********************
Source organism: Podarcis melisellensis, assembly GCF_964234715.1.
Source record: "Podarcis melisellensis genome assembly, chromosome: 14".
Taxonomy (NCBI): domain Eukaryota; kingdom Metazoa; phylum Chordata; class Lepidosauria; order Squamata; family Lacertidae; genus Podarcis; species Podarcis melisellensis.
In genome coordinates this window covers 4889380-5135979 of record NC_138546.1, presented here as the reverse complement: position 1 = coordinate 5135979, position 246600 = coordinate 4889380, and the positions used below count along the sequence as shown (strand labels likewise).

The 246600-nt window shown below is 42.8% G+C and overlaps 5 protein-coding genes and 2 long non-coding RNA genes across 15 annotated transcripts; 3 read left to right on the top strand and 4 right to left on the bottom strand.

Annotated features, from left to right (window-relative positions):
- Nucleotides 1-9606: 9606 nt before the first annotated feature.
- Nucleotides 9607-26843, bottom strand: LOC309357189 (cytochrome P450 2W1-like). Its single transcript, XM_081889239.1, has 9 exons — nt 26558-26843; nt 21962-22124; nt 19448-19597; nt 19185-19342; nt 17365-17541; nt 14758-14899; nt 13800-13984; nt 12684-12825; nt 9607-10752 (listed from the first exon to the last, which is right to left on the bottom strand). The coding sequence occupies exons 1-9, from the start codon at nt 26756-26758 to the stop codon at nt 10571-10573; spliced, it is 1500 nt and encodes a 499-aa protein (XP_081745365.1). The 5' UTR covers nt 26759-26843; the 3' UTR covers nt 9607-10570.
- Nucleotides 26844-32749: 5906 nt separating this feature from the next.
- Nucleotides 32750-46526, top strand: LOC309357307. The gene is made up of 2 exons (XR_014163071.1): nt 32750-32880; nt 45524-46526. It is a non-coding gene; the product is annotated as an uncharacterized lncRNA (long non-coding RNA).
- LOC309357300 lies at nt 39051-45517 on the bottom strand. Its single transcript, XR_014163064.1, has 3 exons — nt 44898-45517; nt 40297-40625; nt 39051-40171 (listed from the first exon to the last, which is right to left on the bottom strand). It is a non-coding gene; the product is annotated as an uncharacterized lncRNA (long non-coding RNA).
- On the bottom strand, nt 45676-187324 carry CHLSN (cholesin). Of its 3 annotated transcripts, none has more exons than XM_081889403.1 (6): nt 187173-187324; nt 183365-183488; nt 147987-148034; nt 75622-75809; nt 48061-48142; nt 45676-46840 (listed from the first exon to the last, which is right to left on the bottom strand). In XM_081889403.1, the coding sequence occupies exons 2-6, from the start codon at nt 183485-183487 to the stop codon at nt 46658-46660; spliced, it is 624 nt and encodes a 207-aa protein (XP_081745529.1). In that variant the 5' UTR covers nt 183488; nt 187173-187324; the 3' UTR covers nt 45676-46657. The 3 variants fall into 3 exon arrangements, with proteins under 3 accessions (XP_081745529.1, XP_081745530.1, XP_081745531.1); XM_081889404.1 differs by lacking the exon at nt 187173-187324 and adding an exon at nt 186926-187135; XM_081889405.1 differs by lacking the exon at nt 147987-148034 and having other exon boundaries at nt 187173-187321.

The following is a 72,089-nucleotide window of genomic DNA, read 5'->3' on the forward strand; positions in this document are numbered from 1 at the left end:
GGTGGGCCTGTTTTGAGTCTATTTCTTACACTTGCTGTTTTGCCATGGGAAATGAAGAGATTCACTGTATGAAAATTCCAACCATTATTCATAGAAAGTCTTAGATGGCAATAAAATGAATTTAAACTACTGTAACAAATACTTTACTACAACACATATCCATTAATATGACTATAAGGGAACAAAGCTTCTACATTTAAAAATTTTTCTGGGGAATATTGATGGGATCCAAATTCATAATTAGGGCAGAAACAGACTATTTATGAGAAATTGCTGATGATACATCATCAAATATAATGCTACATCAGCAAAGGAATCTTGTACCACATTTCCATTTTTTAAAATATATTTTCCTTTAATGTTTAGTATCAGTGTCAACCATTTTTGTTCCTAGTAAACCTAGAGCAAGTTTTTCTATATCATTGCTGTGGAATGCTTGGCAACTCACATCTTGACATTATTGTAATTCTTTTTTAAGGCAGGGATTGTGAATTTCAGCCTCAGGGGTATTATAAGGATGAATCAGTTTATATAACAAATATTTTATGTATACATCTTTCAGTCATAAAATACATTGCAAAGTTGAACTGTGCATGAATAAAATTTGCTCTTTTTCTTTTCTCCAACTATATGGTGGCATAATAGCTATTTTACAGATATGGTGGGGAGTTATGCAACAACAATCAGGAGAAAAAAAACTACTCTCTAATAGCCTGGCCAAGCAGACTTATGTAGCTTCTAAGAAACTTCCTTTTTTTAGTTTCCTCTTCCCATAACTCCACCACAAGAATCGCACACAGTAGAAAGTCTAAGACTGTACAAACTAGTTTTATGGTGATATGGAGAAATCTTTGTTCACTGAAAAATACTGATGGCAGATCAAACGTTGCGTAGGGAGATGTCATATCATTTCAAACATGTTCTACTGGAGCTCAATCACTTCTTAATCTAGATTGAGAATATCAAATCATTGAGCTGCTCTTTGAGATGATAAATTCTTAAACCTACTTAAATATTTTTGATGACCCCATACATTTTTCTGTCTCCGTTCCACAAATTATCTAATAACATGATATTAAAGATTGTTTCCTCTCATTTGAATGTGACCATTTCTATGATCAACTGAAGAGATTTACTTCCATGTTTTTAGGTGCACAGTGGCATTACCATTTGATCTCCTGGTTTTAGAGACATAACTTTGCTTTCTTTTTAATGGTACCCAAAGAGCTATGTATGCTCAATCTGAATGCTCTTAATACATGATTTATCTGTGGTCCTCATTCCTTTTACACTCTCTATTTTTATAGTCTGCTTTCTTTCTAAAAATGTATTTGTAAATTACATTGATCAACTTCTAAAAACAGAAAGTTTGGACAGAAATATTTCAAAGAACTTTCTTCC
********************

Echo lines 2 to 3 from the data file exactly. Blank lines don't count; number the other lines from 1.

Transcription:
Source record: "Podarcis melisellensis genome assembly, chromosome: 14".
Taxonomy (NCBI): domain Eukaryota; kingdom Metazoa; phylum Chordata; class Lepidosauria; order Squamata; family Lacertidae; genus Podarcis; species Podarcis melisellensis.